The art of Fleabag

By Allysa Olis

Allysa Olis explores Fleabag as the perfect theatrical display for our generation looking forward.

“It’ll pass.” Words that were not a part of the original iteration of the one woman show, Fleabag by Phoebe-Waller Bridge – but solidified its place in the minds of media consumers. 

The Amazon Television series, adapted from a theatre production, mimics an interpersonal relationship with the audience through consistent eye contact and fourth wall breaks. It retains a monologue-driven form similar to that of the live play, by allowing the actors to serve as physical representations of vivid thoughts and descriptions offered by Fleabag herself. The show’s deep roots in humanity, realism and wit are what drag so many individuals to the narrative. The show makes the stylistic choice of avoiding extensive visual effects, and the camera is primarily focused on characters engaged in conversation. The scenes resemble human interactions and human experiences, in all their awkwardness and difficulties. Fleabag’s consistent incorrectness in terms of her actions, perceptions of others and their intentions, as well as the blatant honesty regarding this incorrectness, makes her inherently human.

When compared with idealistic portrayals of female characters in media such as Clueless or Legally Blonde, Fleabag’s character design is rare. Younger people are often riddled with indecision, change, uncertainty, and moral struggles between good and bad; seeing this represented in a female character that seemingly should have herself sorted can be extremely reassuring. The ongoing renaissance of flawed and unreliable female narrators seen in media such as My Year of Rest and Relaxation and Gone Girl, assisted in propelling Fleabag towards success among this generation.

Despite the retention of core elements of the plot, certain storylines were deemed inappropriate for mass media and were excluded in an effort to make the main character more palpable for audiences. Phoebe Waller Bridge explained that the murder of Boo’s guinea pig and Fleabag’s sexual miscommunication with the chatty cafe member, Jo, were removed to avoid creating a character that was too morally grey to be forgiven in the format of a television series. This was a sacrifice to the character’s development, a sacrifice that was made to cater to the demographics of viewers. Even though this show is praised for its humanity, our protagonist still had limits to just how human she could be.

Phoebe-Waller Bridge told Entertainment Weekly, “The whole point of the first [season] was she had this front and this persona to the camera until this secret was revealed.” Season two could not exist without an image to counteract the show’s original premise; luckily for us, this was found in the form of the ‘sexy priest’ played by Andrew Scott. Scott, having extensive background in theatre productions such as Hamlet and Aristocrats, seamlessly fitted into the structure of the show, keeping up with its fast-paced, personal nature and relying heavily on facial expressions and longing looks to portray unspoken emotions. It was easy for the audience to fall in love with the hot priest due to Scott’s sexual magnetism, brooding nature and endless charm on stage and on camera. Of course, we have seen his talent in his previous works, including James Bond and Sherlock. Since the airing of season two, GQ reported a 162% spike in religious pornography. Meanwhile, Bridge still maintains expansion on the narrative arc from the first season.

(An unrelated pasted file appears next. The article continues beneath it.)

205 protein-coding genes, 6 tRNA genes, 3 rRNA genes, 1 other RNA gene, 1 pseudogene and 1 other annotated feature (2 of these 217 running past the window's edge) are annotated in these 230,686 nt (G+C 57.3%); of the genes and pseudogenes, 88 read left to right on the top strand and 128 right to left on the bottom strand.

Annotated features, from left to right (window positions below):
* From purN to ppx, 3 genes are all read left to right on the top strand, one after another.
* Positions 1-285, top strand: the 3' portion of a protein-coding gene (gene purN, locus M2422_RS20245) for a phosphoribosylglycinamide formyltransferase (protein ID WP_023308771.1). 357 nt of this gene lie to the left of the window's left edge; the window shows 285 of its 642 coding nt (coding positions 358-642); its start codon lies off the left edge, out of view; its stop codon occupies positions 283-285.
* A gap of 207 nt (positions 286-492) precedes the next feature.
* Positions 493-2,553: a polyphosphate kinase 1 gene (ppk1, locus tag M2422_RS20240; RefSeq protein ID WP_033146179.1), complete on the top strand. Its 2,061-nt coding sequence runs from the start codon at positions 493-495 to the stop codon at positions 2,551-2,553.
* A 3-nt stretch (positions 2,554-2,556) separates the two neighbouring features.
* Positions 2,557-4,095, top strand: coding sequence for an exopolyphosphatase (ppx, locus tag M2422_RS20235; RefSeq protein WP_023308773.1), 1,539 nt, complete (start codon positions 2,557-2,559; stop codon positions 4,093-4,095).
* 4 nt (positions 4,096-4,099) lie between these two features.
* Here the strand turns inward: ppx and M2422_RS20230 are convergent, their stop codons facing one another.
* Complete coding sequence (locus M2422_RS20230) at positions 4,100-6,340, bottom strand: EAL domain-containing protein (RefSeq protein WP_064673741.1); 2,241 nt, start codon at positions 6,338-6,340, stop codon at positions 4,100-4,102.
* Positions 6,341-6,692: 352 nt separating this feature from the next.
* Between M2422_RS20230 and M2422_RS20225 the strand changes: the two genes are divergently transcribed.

In a memorable and beautiful moment, the priest notices Fleabag breaking the fourth wall and talking to the audience. Startled when someone sees her, she realises (as do we) that she is no longer alone in this little world on our screens; there is someone sharing this theatrical space with her. This establishes a level of mutual understanding that had yet to be displayed between any characters in the show. This suggests a connection much deeper than merely romantic entanglement; a connection of souls. In a world where this is the romantic ideal, it makes the appeal of the situation all the more gut-wrenching. The romantic relationship inevitably becomes less about the actual romance itself and focuses more on knowing oneself and understanding your own purpose. Fleabag’s relationship with the camera showcased a dependence on the audience for approval, and her compulsion to explain each of her choices conveyed a constant uncertainty in herself. Her choice to wave goodbye to the camera at the end signifies a period of self-growth and understanding; she is not allowing us to judge her anymore. In contrast, the priest’s choice to continue to serve God acts in opposition to her acceptance of the unknown. He chose what we might perceive as the more secure path. Fleabag’s ending suggests she wants to explore this ambiguity, and the unfiltered parts of life. In actuality, the feelings between the two may never dissipate. However, the reliance and entanglement does, taking the character in a fully self-sufficient direction for the first time. This leaves the audience with no right or wrong answer to the ending; the choice serves the knowledge of the self.Phoebe Waller-Bridge explained on Late Night with Seth Meyers that she is uncertain about whether or not she would like to revisit the character or if her narrative has completely concluded. She alluded to a potential re-evaluation around the age of 50 to see if an unseen self will be present on the other side of the camera’s lens. This is undoubtedly an intelligent, relatable and moving piece of theatrical talent.


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